ST EDWARD’S r h u b a r b
As a lieutenant in the sloop Alacrity from 1949 until 1952 Cooke saw the opening of the Korean War, before specialising as a navigator. For two testing years from 1953 he was navigator of the dispatch vessel Surprise of the British Mediterranean Fleet, when Admiral Lord Mountbatten was its commander-in-chief. On fleet exercises and visits to many Mediterranean ports Cooke learned the operational excellence and diplomatic ease which was expected of the Navy and all its officers. Cooke’s career took him worldwide; he served ashore in several training appointments and attended various colleges, but it was the sea which drew him, and he successfully commanded two frigates, Brighton (1964-66) and Galatea (1969-71), in the Far East and the Mediterranean. He was the last British officer to command the Sembawang naval base (1967- 69) before it was handed over to the Singapore government, but his favourite shore job was as Commodore of the Clyde submarine base between 1973 and 1975; he was warmly accepted despite not being a submariner, and he and his wife welcomed and entertained the Queen and Prince Philip. His last naval appointment was as Admiral President of the Royal Naval College, Greenwich, and in 1980 he was made Companion of the Order of the Bath. After the Navy, in 1981 Cooke became private secretary to the Lord Mayor of London; his discretion, firmness of character and ability to get on with a wide range of people suited him perfectly for the role. His principal task was to run the Mansion House – with its residence, offices, art collection and flamboyant function rooms – which he did with the same eagle eye as a captain of one of HM Ships.
1979. Played hockey for Royal Navy 1948-1962, and for Scotland and Ireland 1949- 1951. Captain Hayling Island Golf Club 1989. Vice President Royal Navy Physical Training Branch Association.
together with his good friend Hugh Watts of Downside and Cambridge, another outstanding games player, and their wives, an attractive estate near Ludlow was acquired and they set up Moor Park a traditional, originally Catholic, prep school there. Between the four of them there was no one they didn’t know and very soon fun as well as success was being had by all, boys and staff alike. Scholarships were won to Eton, Winchester, Ampleforth and Downside; holidays were spent in Cornwall, often playing golf at St Enedoc and the presence of the Moor Park choir at Derek’s funeral provided a heartening reminder of “days in the distance enchanted.” The wake in the new Teddies pavilion, following Derek’s funeral at the Catholic church just up Woodstock Road from the school, was not only splendidly crowded but also a fitting tribute to a great character. MACDONALD, IAN (1926-2019) On 17th October 2019, Commander Ian MacDonald (F, 1940-44). First XI. Royal Naval Volunteer Reserve 1944-1946. Royal Navy 1947. Royal Air Force Staff College 1965. Commanding Officer Royal Navy School of Physical Training 1972-1977. Awarded OBE 1977. Commander (Rtd)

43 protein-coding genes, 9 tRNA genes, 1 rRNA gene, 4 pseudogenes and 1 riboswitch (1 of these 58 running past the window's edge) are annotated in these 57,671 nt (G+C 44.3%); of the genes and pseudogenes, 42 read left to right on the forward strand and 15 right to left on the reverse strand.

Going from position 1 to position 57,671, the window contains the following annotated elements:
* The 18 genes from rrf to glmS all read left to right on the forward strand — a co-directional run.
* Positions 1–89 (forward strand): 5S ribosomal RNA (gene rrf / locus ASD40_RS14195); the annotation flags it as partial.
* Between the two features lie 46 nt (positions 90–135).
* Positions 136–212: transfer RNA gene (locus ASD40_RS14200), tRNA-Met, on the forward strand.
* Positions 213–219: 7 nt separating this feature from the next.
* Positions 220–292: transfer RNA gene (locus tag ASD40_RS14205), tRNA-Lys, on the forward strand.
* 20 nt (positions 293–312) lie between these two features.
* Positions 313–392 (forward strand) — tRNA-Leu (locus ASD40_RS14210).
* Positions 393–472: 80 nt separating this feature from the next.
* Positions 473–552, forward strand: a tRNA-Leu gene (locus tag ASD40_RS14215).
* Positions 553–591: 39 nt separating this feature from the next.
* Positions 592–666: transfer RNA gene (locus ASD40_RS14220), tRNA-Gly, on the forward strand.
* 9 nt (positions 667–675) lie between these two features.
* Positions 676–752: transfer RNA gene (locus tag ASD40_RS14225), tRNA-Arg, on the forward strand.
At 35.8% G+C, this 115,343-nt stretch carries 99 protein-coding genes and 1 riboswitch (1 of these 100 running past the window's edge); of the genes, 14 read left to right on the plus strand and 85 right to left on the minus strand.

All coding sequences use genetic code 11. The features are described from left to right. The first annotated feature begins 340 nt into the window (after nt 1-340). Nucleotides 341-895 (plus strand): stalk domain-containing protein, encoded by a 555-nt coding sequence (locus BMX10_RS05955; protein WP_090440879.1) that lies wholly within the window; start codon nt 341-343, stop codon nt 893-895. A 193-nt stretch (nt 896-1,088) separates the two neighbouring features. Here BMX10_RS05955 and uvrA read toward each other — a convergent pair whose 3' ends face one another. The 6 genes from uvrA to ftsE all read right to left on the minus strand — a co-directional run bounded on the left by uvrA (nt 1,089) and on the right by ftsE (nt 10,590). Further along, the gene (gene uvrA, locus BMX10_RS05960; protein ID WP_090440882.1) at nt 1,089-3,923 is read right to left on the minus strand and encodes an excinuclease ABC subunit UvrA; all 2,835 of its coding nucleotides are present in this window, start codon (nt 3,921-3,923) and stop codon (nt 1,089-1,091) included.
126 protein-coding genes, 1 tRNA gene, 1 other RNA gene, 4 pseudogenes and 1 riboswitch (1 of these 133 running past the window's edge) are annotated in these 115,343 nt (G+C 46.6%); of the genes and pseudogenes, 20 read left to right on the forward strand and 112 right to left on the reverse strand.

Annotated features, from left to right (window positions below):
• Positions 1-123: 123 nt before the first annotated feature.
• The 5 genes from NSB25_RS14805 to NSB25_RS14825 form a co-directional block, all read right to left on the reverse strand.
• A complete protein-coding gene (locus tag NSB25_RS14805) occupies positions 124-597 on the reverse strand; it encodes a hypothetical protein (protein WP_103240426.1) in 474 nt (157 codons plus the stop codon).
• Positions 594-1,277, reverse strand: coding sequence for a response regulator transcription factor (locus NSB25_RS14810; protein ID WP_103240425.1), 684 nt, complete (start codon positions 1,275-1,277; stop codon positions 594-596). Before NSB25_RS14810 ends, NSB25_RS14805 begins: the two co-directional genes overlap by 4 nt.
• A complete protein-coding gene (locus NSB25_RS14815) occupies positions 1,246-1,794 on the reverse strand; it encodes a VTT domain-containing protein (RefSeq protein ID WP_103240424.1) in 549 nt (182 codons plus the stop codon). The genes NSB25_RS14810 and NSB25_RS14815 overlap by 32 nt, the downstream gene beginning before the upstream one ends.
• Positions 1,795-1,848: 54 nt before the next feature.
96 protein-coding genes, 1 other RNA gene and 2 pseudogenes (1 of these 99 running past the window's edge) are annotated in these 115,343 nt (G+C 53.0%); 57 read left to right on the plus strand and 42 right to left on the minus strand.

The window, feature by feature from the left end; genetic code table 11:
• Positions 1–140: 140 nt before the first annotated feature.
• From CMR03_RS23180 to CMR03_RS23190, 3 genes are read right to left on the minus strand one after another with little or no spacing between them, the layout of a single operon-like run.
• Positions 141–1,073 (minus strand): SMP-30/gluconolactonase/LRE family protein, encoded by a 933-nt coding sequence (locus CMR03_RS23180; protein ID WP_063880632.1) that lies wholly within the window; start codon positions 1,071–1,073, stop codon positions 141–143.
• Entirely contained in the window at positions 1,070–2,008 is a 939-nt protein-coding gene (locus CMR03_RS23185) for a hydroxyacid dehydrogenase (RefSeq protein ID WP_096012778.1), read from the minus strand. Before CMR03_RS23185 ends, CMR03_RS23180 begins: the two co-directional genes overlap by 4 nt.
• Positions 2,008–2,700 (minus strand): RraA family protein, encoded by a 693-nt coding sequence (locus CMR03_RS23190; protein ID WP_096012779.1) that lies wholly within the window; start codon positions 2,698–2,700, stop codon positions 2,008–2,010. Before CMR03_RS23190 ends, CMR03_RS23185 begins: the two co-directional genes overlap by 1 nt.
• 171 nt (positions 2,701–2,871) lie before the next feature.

O B I T U A R I E S
CLARIDGE, MARTIN (1927-2019) In 2019, Martin Claridge (G, 1940-1945).
Exhibitioner, Hockey (Capt). New College Oxford 1945- 48. Oxford University Hockey Club 1945 and 1948. MA. St Thomas’s Hospital 1948-50, BM (Bachelor of Medicine). Royal Naval Volunteer Reserve 1950. Consultant Urologist, Fellow of the Royal College of Surgeons 1957 MCh (Master of Surgery) 1964. Kent & Canterbury Hospital 1964. Hunterian Professor 1965. Retired from NHS 1989. COOKE, TONY (1927-2019) On 1st December 2019, Admiral Anthony John (Tony) Cooke (A, 1941-1945). Rear Admiral Tony Cooke, who has died aged 92, was a navigator, and the second of three generations of Rear- Admirals Cooke, who were each awarded the CB, and who in total served the Royal Navy for 113 years. Anthony John Cooke was born on 21st September 1927 at Crouch End in north London, while his father, John Ernest Cooke, was engineer lieutenant in the battle cruiser Hood – “the Mighty Hood”. His education was peripatetic: Plymouth College and Edinburgh House preparatory schools, and St Edward’s, Oxford. He tried to follow in his father’s footsteps and applied to join the Navy as a seaman but became a special entry cadet, entering the Royal Naval College. By September
Derek Henderson 2017
Harlequins, the Martyrs, the Free Foresters, the Cryptics, the Frogs, the Arabs and many others. Between leaving school in 1944 and going up to Trinity in 1947 Derek was in America learning to become a wartime pilot, something he was spared from doing by VJ Day. He loved recalling the day when, as Head of Cowell’s and soon after the Dambuster raid, he saw Guy Gibson coming back to visit his old House and was able soon afterwards to welcome the great man from high table. Being especially fond of Derek, Warden Kendall had probably always hoped that he might come back to the School, as he duly did, teaching mostly History and Cricket for 11 years. With Warden Fisher implying that as a Catholic he was unlikely to get a House, he switched in 1961 to prep schools. From Teddies he went as assistant headmaster of All Hallows Junior School. Then,
1945 he was at sea in the training cruiser Frobisher .
Derek Henderson’s memorial
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